The Draisienne Manifesto

Draisienne 001

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Draisienne?

You might be wondering what this newsletter is named after and why. 

Draisienne is the archetype of what became the bicycle.  It’s also known as a Dandyhorse or (my personal favorite) a Laufmaschine. The Draisienne was invented by Karl Drais in 1817, and was the first vehicle with two wheels powered by the rider. It’s what I refer to as two-wheeled transportation. Karl Drais’ invention became a craze in cities across Europe, and is the precursor most two-wheeled transportation we know today. 

The next big boom for two-wheeled transportation occured when the penny farthing came along in the early 1870s. The penny farthing featured revolutionary technologies like ball bearings that enabled riders to travel faster and farther. By placing the rider atop a large wheel with a high center of gravity, penny farthings were slightly awkward and only hobbyists rode them. 

The third boom was the McCammon safety bicycle in 1884 (below), which is closer to what we conceive of as a modern bicycle. The safety bicycle was groundbreaking and created an explosion of cycling in the 1890s. That boom lasted until the automobile, but many don’t realize millions of people rode bicycles in cities across America. The Eastern Parkway in Brooklyn was one of the first bike lanes in America and Los Angeles built bicycle highways. Inventions like spoke tensioned wheels, spring saddle, the pneumatic tire, and the chain drive brought bicycling to the masses. Importantly, it enabled women to ride comfortably with a step-through frame. One of Susan B Anthony’s more famous quotes praises the bicycle: “I stand and rejoice every time I see a woman ride by on a wheel... the picture of free, untrammeled womanhood."

The McCammon Safety Bicycle

Get To The Point

You maybe asking yourself… Why is this important? Why is this relevant? Why are you naming your newsletter after the Draisienne? What's the point of all this bike history? 

The TL;DR is that two-wheeled transportation experienced a series of major booms in the 1820s, 1870s, and 1890s, gradually taking over cities in Europe and America until World War I. There was an explosion of different styles -- racing bikes, mountain bikes, commuter bikes, touring bikes, recumbent bikes. 

One thing that’s very different about this most recent boom is its ability to leverage  concurrents revolutions in digital infrastructure and the shared economy. There are many early examples of bike share, like the Provos’ white bikes in Amsterdam back in the sixties or Copenhagen’s coin operated system in the nineties. Starting with Velib in 2007, two-wheeled transportation’s recent boom has been powered by the internet of things and every wireless acronym you can think of (3G/4G, NFC, GPS, RFID). This same revolution also enabled the sharing economy, where apartments, cars, bikes, scooters, and whatever we think of next are shared with strangers. This brings us to electrified two-wheeled transportation, which is largely associated with micromobility, defined as electric vehicles of various classes weighing under 500 kg. Micromobility owes its breakneck growth to an extraordinary infrastructure built by the smartphone revolution and the app-based shared economy. The Draisienne was a revolution, but nothing on the scale of what micromobility has seen in the past 3-4 years. Micromobility has seen unprecedented growth, with Bird and Lime defining a category and becoming some of the fastest growing companies of all time. Bird is the fastest start up ever to hit a $1B valuation and Lime beat Uber to 100M trips. My two former employers, were both bought by ride-hail giants (Motivate, purchased by Lyft and JUMP, bought  by Uber). We are at another inflection point and micromobility has taken shared and electric two-wheeled transportation worldwide.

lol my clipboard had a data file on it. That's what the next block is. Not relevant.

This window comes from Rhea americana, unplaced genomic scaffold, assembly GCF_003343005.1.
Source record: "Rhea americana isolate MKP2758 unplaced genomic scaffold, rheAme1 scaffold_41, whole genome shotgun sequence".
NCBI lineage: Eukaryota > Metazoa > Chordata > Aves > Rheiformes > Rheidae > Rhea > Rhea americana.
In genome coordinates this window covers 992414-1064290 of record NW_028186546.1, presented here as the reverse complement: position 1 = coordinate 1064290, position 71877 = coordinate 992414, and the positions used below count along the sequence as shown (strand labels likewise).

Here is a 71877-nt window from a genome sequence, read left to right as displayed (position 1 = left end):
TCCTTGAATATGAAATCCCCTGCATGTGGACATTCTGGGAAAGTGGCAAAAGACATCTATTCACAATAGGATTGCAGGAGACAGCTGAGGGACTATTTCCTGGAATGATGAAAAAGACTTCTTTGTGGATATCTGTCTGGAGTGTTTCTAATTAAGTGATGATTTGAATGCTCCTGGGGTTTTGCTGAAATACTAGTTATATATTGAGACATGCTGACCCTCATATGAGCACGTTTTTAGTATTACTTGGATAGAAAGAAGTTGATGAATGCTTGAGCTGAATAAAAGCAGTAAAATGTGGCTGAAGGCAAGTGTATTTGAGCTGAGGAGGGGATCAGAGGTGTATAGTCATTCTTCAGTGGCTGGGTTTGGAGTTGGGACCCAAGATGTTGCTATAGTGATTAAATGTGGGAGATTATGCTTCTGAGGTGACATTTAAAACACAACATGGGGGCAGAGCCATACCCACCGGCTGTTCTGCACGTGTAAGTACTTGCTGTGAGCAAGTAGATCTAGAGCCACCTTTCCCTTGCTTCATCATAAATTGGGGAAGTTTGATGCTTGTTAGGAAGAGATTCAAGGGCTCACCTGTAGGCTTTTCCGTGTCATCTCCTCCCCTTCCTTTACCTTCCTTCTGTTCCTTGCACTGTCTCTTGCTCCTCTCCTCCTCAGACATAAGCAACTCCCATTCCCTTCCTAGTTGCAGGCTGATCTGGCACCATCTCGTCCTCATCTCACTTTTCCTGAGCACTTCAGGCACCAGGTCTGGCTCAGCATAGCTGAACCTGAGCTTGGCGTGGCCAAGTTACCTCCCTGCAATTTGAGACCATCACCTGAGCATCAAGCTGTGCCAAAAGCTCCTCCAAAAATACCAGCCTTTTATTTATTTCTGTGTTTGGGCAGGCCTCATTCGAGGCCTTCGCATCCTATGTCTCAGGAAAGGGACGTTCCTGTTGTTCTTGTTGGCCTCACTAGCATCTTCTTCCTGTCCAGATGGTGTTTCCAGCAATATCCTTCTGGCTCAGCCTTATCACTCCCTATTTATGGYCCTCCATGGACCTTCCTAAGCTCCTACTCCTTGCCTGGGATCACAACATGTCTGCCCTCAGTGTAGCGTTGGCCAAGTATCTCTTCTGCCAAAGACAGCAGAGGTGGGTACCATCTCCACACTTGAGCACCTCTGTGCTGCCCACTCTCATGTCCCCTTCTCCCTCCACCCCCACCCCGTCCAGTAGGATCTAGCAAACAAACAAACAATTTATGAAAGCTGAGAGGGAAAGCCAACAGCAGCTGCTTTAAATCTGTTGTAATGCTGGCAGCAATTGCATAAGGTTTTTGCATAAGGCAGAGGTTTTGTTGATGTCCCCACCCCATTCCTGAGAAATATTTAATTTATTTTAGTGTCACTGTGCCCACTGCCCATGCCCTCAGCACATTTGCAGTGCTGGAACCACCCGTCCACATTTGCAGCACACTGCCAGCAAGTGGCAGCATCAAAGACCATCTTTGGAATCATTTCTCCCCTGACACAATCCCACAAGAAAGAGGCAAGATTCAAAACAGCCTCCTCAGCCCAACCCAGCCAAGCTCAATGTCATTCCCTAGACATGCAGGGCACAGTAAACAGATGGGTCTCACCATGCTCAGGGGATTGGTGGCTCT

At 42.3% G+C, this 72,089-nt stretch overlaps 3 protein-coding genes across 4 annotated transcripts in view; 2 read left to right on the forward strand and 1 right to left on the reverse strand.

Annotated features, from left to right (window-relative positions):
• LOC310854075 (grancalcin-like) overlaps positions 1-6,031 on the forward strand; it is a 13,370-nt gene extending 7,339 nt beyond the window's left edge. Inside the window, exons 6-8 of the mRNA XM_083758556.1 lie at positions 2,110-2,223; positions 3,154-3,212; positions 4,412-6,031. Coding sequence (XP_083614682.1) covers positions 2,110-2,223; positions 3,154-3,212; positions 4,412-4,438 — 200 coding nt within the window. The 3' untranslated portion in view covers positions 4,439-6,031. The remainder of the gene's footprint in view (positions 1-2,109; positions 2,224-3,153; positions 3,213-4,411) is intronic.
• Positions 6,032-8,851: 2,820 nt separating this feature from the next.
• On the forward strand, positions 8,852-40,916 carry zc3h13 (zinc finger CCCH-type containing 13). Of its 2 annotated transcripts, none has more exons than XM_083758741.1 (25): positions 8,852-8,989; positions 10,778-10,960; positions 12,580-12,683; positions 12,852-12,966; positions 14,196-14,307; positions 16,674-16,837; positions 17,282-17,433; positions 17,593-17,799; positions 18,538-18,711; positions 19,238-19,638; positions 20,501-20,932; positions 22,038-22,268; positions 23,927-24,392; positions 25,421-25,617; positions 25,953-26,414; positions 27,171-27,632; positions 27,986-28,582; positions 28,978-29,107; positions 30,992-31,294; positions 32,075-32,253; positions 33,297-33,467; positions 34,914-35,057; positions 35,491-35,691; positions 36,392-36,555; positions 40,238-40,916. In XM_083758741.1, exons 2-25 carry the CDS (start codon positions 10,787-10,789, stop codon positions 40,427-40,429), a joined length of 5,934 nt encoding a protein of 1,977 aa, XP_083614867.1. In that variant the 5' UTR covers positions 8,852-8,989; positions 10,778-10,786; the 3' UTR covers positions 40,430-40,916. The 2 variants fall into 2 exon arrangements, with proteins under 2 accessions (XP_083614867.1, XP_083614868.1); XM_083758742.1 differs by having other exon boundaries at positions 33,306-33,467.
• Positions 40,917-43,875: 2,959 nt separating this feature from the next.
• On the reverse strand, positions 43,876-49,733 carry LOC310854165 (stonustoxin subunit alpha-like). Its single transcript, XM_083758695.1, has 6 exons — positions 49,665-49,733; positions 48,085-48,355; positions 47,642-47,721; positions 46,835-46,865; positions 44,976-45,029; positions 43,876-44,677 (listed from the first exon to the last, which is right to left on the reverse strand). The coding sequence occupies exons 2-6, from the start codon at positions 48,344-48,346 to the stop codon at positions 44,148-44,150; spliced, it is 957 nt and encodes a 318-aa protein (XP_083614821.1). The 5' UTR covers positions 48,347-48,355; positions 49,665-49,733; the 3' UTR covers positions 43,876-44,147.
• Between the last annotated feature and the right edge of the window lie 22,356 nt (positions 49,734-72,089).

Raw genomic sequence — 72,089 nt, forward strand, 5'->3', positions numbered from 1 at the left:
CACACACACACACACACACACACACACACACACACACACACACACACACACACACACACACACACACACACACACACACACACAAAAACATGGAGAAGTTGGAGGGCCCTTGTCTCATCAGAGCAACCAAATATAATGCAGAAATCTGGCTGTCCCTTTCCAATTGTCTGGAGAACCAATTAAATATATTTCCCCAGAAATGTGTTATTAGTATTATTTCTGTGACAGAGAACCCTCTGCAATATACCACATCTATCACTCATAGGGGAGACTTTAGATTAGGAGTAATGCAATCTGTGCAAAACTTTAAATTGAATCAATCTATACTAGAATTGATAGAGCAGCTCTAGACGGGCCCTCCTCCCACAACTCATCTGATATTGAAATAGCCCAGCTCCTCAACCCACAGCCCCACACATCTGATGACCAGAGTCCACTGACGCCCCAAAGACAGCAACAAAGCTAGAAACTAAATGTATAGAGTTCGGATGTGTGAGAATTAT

I’m not going to delve further into a history lesson because I can’t claim any academic credibility. I can claim a strong passion for sustainable mobility, obsessively following the space for the past decade, and having the privilege of working on the industry’s marquee systems. My first job was at a now defunct company called Bike Nation in Orange County, CA. I learned just how bleak this business can be trying to run shared mobility in car country circa 2012. At Motivate, I was most proud of my work on Portland’s BIKETOWN, where my team worked for nearly two years to implement and launch the project in 2016. The name of the game for that project, and every Motivate city, was public private partnerships with sponsorable naming rights.